The two compacts the Governor has presented put the exclusivity fees between 12% and 15%.

“They are better deals for all Oklahomans. Governor Stitt worked with leaders of the UKB and KTT tribes to negotiate these compacts and reach deals that gave them access to the gaming industry while providing reasonable revenues to the state,” said the Governor’s Communications Director, Abegail Cave.

The compacts Governor Stitt has sent to legislators are identical to those presented in 2020, according to the Governor’s Office. At the bottom of both compacts show signatures still dated three years ago.

“The Oklahoma Supreme Court would have—and still would—find them to be valid once the Joint Committee convenes and approves them, as requested by Governor Stitt, Chief Bunch and Mekko Yahola,” said Cave. “The only reason it had to go to the Joint Committee was because it differed from the model compact. If it was the same as the model compact, there would be no need for it to go to the committee.”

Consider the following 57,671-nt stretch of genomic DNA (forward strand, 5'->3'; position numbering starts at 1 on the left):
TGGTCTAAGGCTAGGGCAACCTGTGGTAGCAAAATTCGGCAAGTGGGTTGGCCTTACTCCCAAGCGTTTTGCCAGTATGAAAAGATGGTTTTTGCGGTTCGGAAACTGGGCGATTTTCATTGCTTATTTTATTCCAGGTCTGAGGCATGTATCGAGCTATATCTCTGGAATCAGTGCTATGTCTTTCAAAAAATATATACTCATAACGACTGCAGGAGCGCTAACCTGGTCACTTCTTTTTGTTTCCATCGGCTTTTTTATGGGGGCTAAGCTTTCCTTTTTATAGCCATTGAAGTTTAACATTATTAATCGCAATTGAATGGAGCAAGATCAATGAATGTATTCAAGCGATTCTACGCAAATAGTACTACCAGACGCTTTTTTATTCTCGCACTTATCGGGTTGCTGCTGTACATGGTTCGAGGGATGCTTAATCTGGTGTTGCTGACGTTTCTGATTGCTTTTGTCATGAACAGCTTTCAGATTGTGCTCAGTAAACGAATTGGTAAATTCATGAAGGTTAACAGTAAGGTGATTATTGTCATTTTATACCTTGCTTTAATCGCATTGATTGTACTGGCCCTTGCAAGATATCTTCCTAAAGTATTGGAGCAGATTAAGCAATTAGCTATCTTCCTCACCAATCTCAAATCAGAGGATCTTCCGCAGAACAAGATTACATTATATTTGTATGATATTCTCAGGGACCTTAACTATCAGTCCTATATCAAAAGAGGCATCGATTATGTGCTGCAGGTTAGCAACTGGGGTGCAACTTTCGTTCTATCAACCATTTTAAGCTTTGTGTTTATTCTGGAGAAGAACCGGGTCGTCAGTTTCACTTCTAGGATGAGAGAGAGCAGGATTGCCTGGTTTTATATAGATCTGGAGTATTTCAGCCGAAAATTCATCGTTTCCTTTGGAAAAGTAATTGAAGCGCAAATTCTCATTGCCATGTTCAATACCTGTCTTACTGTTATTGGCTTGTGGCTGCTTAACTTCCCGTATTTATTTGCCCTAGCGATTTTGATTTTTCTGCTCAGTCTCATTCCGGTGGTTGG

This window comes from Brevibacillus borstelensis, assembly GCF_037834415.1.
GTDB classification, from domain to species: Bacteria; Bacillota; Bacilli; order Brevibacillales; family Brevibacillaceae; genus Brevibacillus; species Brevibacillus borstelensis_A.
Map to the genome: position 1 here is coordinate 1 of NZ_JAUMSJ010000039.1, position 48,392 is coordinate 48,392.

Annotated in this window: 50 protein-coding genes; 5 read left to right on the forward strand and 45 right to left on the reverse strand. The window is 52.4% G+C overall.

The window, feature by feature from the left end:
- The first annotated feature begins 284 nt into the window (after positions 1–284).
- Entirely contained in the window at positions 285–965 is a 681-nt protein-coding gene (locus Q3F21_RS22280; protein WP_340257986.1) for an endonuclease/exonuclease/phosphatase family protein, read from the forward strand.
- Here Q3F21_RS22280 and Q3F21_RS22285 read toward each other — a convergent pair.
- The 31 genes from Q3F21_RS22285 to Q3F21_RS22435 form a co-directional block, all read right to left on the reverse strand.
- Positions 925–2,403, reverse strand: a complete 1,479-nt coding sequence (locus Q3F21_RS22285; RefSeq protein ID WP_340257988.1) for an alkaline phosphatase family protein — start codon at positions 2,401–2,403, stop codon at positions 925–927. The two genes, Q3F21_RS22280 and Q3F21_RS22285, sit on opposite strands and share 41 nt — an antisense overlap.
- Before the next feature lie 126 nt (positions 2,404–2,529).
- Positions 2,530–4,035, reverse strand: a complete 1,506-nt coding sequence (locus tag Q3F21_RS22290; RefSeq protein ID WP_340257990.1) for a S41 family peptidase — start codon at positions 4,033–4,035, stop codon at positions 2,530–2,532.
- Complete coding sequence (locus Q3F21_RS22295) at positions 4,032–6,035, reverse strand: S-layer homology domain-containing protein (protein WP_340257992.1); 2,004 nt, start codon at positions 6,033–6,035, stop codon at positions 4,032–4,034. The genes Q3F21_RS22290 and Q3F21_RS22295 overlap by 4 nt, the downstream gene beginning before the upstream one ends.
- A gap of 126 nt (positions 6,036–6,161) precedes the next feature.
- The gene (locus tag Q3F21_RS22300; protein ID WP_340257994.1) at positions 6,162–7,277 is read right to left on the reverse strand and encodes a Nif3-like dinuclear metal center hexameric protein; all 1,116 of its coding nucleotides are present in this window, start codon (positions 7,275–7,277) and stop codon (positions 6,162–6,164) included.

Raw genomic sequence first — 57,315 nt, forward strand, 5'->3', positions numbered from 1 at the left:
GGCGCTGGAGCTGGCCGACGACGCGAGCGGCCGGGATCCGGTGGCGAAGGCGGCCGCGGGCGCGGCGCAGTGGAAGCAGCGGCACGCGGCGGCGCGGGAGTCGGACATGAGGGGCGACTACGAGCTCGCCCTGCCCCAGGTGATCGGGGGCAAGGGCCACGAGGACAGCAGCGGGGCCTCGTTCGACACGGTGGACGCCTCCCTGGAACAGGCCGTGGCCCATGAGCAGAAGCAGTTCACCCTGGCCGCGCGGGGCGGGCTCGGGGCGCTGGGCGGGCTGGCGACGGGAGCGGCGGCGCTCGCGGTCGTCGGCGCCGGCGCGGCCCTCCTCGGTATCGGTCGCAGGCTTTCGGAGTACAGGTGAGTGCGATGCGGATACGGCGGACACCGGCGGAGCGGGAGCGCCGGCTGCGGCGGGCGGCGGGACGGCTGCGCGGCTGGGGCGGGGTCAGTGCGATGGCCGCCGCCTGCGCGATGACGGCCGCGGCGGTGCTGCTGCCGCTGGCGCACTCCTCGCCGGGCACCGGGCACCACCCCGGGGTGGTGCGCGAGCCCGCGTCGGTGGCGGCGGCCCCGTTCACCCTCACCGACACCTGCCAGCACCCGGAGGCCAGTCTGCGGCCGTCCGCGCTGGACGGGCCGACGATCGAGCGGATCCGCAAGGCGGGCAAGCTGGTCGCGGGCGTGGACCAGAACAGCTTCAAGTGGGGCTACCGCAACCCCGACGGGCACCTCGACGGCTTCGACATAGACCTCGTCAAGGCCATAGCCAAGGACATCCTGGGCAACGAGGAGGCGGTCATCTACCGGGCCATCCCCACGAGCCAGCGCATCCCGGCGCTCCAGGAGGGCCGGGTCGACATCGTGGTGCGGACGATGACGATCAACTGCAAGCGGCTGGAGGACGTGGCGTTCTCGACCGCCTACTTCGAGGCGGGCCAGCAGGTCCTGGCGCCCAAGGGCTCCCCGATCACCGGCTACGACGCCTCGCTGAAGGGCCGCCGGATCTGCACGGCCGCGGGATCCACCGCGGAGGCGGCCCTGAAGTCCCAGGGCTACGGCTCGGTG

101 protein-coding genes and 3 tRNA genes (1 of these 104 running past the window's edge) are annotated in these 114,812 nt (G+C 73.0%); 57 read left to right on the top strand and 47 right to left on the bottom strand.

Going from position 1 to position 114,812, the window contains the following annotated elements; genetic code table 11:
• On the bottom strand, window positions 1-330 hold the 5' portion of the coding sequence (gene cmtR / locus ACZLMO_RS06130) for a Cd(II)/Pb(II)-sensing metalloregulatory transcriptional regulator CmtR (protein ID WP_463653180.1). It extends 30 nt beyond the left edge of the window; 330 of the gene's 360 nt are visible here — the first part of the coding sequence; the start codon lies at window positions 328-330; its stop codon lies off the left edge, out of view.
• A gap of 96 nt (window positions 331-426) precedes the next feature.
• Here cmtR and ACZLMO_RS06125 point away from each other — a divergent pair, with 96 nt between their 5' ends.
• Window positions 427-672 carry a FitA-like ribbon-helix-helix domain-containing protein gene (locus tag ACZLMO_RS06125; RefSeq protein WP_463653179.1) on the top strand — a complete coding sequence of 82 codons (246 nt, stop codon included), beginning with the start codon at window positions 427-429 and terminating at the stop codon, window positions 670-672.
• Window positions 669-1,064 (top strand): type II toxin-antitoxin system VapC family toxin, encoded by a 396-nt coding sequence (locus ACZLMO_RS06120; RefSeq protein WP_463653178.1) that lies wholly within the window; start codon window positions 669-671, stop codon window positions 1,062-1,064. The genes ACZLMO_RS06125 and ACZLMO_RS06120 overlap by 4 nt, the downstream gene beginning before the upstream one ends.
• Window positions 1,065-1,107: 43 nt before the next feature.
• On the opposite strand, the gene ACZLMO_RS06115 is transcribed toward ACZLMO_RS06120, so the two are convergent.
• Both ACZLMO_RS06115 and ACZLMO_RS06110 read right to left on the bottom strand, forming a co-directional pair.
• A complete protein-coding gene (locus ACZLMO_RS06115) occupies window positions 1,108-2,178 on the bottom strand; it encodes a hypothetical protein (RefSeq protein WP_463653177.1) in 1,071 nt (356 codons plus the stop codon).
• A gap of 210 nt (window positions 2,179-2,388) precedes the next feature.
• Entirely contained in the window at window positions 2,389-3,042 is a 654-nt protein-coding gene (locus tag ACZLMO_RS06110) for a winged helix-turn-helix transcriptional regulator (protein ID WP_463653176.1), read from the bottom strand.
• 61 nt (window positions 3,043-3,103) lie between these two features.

The Oklahoma Indian Gaming Association Chairman, Matthew Morgan told KFOR he was disappointed in the compacts from 2020, and now hearing the compacts are identical, he remains disappointed.

“I think initially when this was done back in 2020, we were a little disappointed. From a legal perspective, while those two tribes have never been members, you know, we do have a model compact that we have been offered from the state to tribes back in 2004. We always thought it was a viable,” stated Morgan.

Morgan added the Governor cutting a different deal than what the state has pushed is not something he agrees with.

“Their fees are higher. There was also some mention of some games in the earlier ones that are not allowed under the model compact. In addition, some fees to trust benefits he was pre-approving on behalf of these tribes. I understand why they liked it. But it was against the model compact. Ultimately the Oklahoma Supreme Court found those documents to be illegal,” stated Morgan.

He added he understands each tribe has to look out for their best interests, but he feels as if the Oklahoma Supreme Court ruled on a crystal clear decision.